Spatial and temporal variations in net primary production (NPP) are of great importance to ecological studies, natural resource management, and terrestrial carbon sink estimates. However, most of the existing estimates of interannual variation in NPP at regional and global scales were made at coarse resolutions with climate-driven process models. In this study, we quantified global NPP variation at an 8 km and 10-day resolution from 1981 to 2000 based on satellite observations. The high resolution was achieved using the GLObal Production Efficiency Model (GLO-PEM), which was driven with variables derived almost entirely from satellite remote sensing. The results show that there was an increasing trend toward enhanced terrestrial NPP that was superimposed on high seasonal and interannual variations associated with climate variability and that the increase was occurring in both northern and tropical latitudes. NPP generally decreased in El Niño season and increased in La Niña seasons, but the magnitude and spatial pattern of the response varied widely between individual events. Our estimates also indicate that the increases in NPP during the period were caused mainly by increases in atmospheric carbon dioxide and precipitation. The enhancement of NPP by warming was limited to northern high latitudes (above 50°N); in other regions, the interannual variations in NPP were correlated negatively with temperature and positively with precipitation.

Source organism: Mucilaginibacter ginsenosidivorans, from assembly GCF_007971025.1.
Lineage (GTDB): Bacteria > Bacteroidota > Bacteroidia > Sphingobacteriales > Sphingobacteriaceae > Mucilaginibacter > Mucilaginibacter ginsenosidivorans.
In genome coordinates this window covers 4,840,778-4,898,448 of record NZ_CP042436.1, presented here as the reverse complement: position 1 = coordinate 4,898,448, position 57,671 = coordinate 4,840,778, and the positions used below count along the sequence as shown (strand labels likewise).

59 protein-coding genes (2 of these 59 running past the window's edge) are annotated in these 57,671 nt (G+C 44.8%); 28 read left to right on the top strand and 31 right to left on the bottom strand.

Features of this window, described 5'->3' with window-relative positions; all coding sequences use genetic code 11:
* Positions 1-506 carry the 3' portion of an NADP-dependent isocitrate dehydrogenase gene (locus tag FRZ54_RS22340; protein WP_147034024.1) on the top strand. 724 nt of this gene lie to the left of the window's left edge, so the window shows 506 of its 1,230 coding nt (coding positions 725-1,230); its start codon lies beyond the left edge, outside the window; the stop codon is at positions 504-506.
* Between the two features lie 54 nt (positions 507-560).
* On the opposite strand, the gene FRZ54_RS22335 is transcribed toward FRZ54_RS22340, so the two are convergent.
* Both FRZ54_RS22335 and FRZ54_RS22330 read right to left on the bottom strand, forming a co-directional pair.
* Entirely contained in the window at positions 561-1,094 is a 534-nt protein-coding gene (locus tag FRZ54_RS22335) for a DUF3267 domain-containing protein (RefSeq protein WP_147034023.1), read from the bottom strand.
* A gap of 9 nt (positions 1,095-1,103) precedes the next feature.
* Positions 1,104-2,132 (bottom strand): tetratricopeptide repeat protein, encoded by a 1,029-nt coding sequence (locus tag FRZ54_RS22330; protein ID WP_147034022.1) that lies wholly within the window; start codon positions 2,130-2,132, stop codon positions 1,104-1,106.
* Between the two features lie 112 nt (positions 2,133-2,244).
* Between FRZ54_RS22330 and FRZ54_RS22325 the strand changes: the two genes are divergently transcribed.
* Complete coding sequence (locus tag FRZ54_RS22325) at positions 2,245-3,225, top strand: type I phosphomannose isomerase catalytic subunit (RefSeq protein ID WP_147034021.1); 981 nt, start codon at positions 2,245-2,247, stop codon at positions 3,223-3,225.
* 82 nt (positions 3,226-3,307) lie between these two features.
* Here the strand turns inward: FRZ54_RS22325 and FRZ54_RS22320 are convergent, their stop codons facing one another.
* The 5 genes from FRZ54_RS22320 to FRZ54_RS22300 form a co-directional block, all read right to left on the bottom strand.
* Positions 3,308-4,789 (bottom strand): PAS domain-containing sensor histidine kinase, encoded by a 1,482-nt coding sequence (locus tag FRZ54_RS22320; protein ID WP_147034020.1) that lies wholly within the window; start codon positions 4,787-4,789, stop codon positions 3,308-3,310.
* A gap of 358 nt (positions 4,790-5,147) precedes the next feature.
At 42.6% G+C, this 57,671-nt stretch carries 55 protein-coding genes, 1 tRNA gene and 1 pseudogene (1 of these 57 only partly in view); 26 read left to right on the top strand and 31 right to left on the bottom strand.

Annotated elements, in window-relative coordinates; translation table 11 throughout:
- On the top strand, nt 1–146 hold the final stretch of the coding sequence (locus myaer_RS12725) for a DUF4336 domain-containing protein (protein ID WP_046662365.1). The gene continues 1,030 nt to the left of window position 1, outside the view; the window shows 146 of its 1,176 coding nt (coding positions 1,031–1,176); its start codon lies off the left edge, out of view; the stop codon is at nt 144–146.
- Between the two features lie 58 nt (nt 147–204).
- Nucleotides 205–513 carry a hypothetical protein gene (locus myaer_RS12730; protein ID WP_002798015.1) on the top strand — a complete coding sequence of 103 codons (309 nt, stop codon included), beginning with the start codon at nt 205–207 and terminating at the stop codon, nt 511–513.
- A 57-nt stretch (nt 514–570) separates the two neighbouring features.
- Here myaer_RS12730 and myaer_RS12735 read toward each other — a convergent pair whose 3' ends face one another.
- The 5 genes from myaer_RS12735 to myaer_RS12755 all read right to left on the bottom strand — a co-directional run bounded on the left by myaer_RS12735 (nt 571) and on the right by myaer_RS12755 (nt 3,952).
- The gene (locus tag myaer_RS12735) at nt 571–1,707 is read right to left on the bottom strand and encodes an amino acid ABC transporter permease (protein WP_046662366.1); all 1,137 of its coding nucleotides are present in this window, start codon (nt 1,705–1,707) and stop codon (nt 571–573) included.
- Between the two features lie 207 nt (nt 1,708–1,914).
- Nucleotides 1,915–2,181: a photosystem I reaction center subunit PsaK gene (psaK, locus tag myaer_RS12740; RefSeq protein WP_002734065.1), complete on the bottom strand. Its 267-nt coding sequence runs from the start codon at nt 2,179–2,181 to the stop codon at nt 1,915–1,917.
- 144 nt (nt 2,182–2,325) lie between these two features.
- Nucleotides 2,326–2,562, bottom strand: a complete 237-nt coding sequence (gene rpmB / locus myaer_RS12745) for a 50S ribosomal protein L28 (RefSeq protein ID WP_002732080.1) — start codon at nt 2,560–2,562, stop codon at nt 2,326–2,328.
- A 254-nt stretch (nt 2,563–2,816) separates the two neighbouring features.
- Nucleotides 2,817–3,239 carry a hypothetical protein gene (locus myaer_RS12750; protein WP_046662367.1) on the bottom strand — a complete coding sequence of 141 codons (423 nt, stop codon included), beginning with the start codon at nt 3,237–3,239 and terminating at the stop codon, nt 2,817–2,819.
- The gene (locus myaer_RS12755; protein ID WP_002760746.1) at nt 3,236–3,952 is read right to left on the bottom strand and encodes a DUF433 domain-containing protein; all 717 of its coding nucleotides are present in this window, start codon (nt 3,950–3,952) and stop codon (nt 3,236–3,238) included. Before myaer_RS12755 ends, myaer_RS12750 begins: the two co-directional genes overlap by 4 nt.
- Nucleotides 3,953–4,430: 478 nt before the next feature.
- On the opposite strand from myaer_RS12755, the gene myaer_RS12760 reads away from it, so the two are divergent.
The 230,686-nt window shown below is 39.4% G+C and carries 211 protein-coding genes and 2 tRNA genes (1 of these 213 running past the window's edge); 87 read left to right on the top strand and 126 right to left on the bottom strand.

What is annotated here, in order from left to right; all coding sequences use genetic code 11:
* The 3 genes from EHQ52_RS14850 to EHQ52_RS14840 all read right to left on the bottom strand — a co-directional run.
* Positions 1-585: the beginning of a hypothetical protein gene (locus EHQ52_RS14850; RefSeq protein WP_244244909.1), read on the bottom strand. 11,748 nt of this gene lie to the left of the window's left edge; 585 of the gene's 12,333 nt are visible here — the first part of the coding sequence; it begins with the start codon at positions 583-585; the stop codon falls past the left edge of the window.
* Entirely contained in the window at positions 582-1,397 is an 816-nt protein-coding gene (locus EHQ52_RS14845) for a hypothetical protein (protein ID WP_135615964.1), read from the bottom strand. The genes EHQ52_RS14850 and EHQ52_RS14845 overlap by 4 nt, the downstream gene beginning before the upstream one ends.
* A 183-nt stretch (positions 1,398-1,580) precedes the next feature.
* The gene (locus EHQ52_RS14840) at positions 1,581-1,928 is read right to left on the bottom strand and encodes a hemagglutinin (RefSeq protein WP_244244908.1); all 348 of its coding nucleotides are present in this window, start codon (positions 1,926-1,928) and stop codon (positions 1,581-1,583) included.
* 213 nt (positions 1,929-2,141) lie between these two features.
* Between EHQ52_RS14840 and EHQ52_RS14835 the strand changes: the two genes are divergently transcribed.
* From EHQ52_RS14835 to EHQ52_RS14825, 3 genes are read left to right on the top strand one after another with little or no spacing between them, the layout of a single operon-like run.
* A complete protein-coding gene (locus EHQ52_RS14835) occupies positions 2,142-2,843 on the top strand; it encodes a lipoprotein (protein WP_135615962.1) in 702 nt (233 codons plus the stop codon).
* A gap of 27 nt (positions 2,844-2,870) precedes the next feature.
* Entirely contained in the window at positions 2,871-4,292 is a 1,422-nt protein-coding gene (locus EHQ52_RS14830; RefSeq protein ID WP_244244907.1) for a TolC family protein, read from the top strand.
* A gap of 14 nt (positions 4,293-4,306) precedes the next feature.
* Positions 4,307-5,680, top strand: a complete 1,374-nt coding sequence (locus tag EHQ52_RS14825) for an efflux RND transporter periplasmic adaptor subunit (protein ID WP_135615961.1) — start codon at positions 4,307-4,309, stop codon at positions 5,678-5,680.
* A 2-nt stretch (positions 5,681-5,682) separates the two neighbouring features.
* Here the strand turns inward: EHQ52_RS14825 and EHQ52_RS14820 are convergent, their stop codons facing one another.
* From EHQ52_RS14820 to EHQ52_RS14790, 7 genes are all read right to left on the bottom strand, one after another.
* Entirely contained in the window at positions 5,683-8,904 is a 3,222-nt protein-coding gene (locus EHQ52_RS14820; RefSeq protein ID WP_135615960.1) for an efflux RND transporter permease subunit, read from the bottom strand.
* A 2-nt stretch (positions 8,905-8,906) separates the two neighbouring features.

- AdvanCed Very High Resolution Radiometer (AVHRR)
- GLObal Production Efficiency Model (GLO-PEM)
- Interannual variability
- Net primary production
ASJC Scopus subject areas
- Ecology, Evolution, Behavior and Systematics
- Environmental Chemistry